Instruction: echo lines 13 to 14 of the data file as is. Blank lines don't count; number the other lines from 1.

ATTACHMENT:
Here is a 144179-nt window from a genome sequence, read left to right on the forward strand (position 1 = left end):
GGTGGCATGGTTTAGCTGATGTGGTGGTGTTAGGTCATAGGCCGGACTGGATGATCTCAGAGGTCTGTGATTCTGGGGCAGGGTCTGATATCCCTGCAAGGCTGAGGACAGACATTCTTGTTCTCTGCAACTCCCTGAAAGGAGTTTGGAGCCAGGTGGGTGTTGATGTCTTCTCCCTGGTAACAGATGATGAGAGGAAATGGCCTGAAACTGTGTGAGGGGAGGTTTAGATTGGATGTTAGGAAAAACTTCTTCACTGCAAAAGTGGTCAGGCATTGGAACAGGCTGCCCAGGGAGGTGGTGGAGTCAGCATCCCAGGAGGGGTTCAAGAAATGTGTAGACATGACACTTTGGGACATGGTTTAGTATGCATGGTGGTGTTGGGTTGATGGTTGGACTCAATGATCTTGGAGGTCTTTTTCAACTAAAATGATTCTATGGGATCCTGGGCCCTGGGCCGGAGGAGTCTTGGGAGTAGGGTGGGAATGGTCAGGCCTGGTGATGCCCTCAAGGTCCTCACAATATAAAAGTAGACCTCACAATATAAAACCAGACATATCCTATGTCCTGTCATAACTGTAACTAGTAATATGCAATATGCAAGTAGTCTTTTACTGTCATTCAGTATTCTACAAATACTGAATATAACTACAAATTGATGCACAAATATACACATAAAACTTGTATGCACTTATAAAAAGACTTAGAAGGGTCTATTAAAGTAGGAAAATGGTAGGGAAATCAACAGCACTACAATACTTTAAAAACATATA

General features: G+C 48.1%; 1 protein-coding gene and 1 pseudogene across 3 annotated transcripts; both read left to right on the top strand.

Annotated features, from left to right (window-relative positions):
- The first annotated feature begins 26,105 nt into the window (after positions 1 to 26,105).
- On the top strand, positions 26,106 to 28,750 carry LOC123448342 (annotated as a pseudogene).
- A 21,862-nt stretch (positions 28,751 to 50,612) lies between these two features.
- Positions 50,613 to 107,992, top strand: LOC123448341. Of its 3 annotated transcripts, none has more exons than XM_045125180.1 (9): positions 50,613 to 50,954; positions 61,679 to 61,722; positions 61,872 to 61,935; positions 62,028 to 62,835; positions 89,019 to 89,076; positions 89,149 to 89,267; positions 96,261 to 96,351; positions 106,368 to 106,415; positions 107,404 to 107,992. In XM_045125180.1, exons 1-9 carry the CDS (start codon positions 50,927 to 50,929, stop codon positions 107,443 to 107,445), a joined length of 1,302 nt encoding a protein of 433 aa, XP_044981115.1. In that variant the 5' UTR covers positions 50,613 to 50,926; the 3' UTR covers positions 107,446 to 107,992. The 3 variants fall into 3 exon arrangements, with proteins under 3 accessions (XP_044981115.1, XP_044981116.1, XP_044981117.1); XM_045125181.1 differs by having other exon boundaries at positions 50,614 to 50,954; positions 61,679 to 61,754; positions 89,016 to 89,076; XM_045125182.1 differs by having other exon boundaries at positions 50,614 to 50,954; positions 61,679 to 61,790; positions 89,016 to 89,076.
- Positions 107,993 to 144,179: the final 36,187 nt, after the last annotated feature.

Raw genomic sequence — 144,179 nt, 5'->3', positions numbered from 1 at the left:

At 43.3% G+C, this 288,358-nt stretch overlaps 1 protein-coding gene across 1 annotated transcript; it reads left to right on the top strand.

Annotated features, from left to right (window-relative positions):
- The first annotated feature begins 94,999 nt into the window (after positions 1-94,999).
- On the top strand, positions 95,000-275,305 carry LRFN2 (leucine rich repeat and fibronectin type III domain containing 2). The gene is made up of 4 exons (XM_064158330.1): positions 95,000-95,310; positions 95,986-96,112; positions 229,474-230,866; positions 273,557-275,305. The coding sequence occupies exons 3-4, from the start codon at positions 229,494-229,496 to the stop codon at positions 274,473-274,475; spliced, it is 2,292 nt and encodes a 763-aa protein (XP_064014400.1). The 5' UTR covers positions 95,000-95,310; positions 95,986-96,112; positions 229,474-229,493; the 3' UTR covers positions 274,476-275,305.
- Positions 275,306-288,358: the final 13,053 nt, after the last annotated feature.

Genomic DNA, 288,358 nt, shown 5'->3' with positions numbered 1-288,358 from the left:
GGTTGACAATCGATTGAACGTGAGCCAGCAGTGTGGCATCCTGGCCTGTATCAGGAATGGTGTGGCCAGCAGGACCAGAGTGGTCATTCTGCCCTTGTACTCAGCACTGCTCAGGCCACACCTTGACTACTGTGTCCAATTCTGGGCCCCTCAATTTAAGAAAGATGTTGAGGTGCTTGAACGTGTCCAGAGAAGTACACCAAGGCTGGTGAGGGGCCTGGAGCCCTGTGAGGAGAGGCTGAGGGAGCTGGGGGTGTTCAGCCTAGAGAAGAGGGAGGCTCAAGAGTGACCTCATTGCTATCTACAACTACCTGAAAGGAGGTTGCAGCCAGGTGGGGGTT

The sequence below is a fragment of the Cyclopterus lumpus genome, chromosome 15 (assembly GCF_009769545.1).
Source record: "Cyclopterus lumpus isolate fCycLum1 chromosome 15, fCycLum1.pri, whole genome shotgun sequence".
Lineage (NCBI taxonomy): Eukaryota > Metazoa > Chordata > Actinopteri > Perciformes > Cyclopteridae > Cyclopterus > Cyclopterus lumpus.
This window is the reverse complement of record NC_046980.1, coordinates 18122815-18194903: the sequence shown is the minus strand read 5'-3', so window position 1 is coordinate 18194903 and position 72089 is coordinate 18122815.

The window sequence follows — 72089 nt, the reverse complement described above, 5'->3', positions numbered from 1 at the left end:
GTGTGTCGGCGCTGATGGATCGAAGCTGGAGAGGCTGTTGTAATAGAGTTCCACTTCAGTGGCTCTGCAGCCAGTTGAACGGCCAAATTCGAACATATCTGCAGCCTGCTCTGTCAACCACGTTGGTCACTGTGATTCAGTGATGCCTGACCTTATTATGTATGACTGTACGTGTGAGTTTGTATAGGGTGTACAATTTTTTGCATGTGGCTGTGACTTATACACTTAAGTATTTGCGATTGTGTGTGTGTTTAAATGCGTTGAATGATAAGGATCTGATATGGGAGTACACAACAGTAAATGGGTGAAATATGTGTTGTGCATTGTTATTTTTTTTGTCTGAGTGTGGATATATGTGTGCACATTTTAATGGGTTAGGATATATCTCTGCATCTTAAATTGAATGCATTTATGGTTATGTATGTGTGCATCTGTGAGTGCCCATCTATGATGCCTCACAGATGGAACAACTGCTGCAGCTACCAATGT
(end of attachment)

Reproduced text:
- The first annotated feature begins 94,999 nt into the window (after positions 1-94,999).
- On the top strand, positions 95,000-275,305 carry LRFN2 (leucine rich repeat and fibronectin type III domain containing 2). The gene is made up of 4 exons (XM_064158330.1): positions 95,000-95,310; positions 95,986-96,112; positions 229,474-230,866; positions 273,557-275,305. The coding sequence occupies exons 3-4, from the start codon at positions 229,494-229,496 to the stop codon at positions 274,473-274,475; spliced, it is 2,292 nt and encodes a 763-aa protein (XP_064014400.1). The 5' UTR covers positions 95,000-95,310; positions 95,986-96,112; positions 229,474-229,493; the 3' UTR covers positions 274,476-275,305.